I’m going to show you in this tutorial how you can download exchange rates into your Power BI data model. This is perfect if you need to bring in the latest exchange rates for some evaluation work or for financial reports where you have to deal with sales from a variety of different regions around the world. You may watch the full video of this tutorial at the bottom of this blog.
You want to grab the data from a source, in this case, a website and bring it into your model. From its rawest form, you’ll then want to perform some simple transformations and updates until it’s ready to be integrated into the data model. The downloaded exchange rates, in theory, should also automatically update as they’re updated on the website where they come from.
How To Do A Web Query
First thing you need to do is query the web that has a relatively wide exchange rate data. You go into the Query Editor whenever you need to review any data before bringing it into your model.
Then, you go to New Source and click on Web.
That will bring you to this pop-up box, where you place the web URL.
I download exchange rates from the website, XE. It’s one of the most well-known online resources for exchange or currency rates. Everything is going to be against the USD, as it should be, because that’s how currency rates are quoted in the market.
Once you click OK, it’s going to query the website and the most recent data (in this case exchange rates) in that website. Then, it’ll give you a few options when the Navigator box pops up. It’ll give you Live Currency Rates, but choose Table 0. You’ll then see the detailed preview, which shows you what you’re going to get.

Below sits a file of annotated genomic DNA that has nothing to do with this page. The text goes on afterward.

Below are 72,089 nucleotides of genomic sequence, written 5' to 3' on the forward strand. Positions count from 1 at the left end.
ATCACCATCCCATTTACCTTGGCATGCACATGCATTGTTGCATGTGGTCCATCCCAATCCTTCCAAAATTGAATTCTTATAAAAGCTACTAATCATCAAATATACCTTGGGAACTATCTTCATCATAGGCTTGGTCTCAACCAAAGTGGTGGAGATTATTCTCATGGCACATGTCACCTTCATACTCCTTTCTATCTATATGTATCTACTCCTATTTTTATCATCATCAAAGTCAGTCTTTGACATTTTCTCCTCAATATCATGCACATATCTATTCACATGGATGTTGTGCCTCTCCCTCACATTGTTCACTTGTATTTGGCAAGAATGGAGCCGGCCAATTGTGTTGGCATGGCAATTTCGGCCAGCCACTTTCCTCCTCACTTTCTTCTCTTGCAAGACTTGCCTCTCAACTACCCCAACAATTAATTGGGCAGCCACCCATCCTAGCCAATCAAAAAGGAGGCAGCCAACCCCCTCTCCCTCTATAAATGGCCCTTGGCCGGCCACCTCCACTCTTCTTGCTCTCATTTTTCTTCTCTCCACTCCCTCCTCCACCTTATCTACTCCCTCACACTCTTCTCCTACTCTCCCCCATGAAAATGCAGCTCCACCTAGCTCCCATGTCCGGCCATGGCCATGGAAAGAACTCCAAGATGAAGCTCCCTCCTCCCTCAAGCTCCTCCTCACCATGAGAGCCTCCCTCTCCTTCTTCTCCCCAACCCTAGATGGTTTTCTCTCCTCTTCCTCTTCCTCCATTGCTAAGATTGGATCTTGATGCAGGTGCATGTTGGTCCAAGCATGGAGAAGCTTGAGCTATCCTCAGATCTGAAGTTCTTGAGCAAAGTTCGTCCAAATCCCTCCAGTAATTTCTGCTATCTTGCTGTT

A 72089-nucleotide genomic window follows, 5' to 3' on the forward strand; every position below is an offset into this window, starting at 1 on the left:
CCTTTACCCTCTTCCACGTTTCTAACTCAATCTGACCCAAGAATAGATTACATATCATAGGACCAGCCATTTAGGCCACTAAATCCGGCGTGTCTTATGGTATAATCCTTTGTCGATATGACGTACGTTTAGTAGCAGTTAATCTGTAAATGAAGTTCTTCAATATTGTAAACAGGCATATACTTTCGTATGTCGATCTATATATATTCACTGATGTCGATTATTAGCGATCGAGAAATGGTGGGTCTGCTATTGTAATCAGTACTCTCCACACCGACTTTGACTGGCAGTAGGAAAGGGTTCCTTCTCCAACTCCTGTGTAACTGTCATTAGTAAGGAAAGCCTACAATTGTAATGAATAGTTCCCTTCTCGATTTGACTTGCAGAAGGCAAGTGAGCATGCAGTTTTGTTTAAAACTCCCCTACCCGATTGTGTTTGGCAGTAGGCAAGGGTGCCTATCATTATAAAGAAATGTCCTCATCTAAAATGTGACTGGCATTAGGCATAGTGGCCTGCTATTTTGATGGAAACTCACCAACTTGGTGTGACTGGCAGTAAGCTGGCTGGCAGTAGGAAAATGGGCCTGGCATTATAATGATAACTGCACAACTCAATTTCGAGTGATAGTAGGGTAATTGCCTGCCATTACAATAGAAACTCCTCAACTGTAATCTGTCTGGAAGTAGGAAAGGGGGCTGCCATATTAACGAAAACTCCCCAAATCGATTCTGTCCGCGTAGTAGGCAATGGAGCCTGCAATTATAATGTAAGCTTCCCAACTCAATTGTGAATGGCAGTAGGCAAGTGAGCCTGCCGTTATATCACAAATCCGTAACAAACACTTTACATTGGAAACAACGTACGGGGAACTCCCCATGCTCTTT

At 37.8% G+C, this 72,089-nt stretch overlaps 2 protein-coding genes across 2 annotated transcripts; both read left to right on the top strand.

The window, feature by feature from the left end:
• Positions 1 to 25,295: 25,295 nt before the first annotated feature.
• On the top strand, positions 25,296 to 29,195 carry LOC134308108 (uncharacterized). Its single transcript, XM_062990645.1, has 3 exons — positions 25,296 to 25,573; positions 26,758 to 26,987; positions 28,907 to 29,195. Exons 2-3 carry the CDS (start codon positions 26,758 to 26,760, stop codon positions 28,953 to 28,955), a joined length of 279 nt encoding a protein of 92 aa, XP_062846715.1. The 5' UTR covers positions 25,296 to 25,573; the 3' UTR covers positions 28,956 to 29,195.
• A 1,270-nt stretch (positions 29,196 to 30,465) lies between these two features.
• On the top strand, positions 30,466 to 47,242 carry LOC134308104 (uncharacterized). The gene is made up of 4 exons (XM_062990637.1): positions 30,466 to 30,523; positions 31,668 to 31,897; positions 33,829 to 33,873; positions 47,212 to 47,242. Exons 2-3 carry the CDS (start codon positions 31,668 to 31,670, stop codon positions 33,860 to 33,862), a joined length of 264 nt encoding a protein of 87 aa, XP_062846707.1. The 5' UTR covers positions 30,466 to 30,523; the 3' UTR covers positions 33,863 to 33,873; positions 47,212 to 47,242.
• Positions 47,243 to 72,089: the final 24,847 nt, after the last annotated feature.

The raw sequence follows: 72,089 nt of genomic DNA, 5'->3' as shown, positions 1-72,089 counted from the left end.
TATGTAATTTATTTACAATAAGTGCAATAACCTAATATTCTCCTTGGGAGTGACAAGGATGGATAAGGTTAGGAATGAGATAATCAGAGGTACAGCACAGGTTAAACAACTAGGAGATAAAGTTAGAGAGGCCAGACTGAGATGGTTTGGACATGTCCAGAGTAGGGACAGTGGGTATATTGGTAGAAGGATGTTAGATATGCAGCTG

As you can see, this is very useful wherever you may be in the world because it has every type of currency conversion.
Filtering The Currencies
Click on OK to import it into the Query Editor, and then you can change the table name. In this example, I named it Currency Rates.
Then, you’d probably want to filter it by the currencies that you’ll most likely use or that are most relevant to you.
What’s great about Power BI is that it will remember whatever filters you put in place.
To do this, click on the drop-down arrow of the Currency Code and click on your chosen currencies. Click OK and it will load up the filters.
This will give you a compact table, showing only the currencies you chose.
Making Changes and Updating The Currencies
Click on Advanced Editor and you’ll see the details. The Filtered Rows here will always be remembered by Power BI. These are the currencies or filters that you chose.
The Filtered Rows are going to hit the original source first, so if you want to modify it, this is where you can make the changes. It’s going to always give you the most recent data. If the rates will be updated on the website where you got them, they’re going to be updated in your model as well when you Refresh the query.
You can then use this table of currencies in your model. Remember to build your model correctly with the appropriate relationships. You can make this as a lookup table and connect it to your transaction table that might be in a variety of different currencies, for example. You can also integrate it into your calculations and get the home currency you might want to revalue.
This is a unique tutorial but one that’s well worth working through if this is the type of work that you do inside Power BI. I walked you through the process on how to download exchange rates from a well-known website. This gives you the ability to do that without any manual intervention.
If you want to review some other techniques around managing exchange rates in your reports, check out the below links.
Enjoy working through this one.
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For more exchange rate queries to review see here…..